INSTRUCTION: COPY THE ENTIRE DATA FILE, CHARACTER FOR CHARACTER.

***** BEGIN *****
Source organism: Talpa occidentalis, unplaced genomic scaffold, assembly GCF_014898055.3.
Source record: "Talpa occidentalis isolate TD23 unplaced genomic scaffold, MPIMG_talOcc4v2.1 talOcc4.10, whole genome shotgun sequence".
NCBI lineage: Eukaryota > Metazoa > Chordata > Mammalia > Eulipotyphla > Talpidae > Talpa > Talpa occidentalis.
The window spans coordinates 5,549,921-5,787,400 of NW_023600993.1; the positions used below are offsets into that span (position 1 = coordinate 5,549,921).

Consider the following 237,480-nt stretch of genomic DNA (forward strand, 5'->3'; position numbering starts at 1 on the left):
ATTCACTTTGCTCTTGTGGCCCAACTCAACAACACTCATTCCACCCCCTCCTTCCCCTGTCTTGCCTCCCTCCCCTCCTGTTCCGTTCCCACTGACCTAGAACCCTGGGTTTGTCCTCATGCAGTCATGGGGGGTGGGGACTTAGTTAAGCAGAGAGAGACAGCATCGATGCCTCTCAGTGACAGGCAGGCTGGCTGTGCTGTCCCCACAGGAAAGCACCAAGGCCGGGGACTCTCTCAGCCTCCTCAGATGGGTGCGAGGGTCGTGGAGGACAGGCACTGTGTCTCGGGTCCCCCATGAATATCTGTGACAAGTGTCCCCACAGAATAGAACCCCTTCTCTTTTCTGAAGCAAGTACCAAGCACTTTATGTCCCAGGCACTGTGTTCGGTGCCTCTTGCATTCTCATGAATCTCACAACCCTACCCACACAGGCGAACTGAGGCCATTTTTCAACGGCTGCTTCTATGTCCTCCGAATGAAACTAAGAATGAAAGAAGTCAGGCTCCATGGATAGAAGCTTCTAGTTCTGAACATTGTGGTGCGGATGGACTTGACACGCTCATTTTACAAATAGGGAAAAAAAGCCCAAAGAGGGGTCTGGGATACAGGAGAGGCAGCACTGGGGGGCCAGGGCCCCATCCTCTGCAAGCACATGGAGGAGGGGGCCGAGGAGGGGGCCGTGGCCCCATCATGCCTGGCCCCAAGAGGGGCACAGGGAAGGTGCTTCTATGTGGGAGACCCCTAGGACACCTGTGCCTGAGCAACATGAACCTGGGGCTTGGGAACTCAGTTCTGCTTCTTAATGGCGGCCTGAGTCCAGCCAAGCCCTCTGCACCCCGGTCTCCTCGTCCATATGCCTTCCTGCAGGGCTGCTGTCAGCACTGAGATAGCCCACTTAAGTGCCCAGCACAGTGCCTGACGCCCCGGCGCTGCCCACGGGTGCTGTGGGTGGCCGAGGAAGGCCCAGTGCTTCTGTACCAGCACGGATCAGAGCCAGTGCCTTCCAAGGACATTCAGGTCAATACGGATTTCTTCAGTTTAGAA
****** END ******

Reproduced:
Source organism: Talpa occidentalis, unplaced genomic scaffold, assembly GCF_014898055.3.
Source record: "Talpa occidentalis isolate TD23 unplaced genomic scaffold, MPIMG_talOcc4v2.1 talOcc4.10, whole genome shotgun sequence".
NCBI lineage: Eukaryota > Metazoa > Chordata > Mammalia > Eulipotyphla > Talpidae > Talpa > Talpa occidentalis.
The window spans coordinates 5,549,921-5,787,400 of NW_023600993.1; the positions used below are offsets into that span (position 1 = coordinate 5,549,921).

Consider the following 237,480-nt stretch of genomic DNA (forward strand, 5'->3'; position numbering starts at 1 on the left):
ATTCACTTTGCTCTTGTGGCCCAACTCAACAACACTCATTCCACCCCCTCCTTCCCCTGTCTTGCCTCCCTCCCCTCCTGTTCCGTTCCCACTGACCTAGAACCCTGGGTTTGTCCTCATGCAGTCATGGGGGGTGGGGACTTAGTTAAGCAGAGAGAGACAGCATCGATGCCTCTCAGTGACAGGCAGGCTGGCTGTGCTGTCCCCACAGGAAAGCACCAAGGCCGGGGACTCTCTCAGCCTCCTCAGATGGGTGCGAGGGTCGTGGAGGACAGGCACTGTGTCTCGGGTCCCCCATGAATATCTGTGACAAGTGTCCCCACAGAATAGAACCCCTTCTCTTTTCTGAAGCAAGTACCAAGCACTTTATGTCCCAGGCACTGTGTTCGGTGCCTCTTGCATTCTCATGAATCTCACAACCCTACCCACACAGGCGAACTGAGGCCATTTTTCAACGGCTGCTTCTATGTCCTCCGAATGAAACTAAGAATGAAAGAAGTCAGGCTCCATGGATAGAAGCTTCTAGTTCTGAACATTGTGGTGCGGATGGACTTGACACGCTCATTTTACAAATAGGGAAAAAAAGCCCAAAGAGGGGTCTGGGATACAGGAGAGGCAGCACTGGGGGGCCAGGGCCCCATCCTCTGCAAGCACATGGAGGAGGGGGCCGAGGAGGGGGCCGTGGCCCCATCATGCCTGGCCCCAAGAGGGGCACAGGGAAGGTGCTTCTATGTGGGAGACCCCTAGGACACCTGTGCCTGAGCAACATGAACCTGGGGCTTGGGAACTCAGTTCTGCTTCTTAATGGCGGCCTGAGTCCAGCCAAGCCCTCTGCACCCCGGTCTCCTCGTCCATATGCCTTCCTGCAGGGCTGCTGTCAGCACTGAGATAGCCCACTTAAGTGCCCAGCACAGTGCCTGACGCCCCGGCGCTGCCCACGGGTGCTGTGGGTGGCCGAGGAAGGCCCAGTGCTTCTGTACCAGCACGGATCAGAGCCAGTGCCTTCCAAGGACATTCAGGTCAATACGGATTTCTTCAGTTTAGAA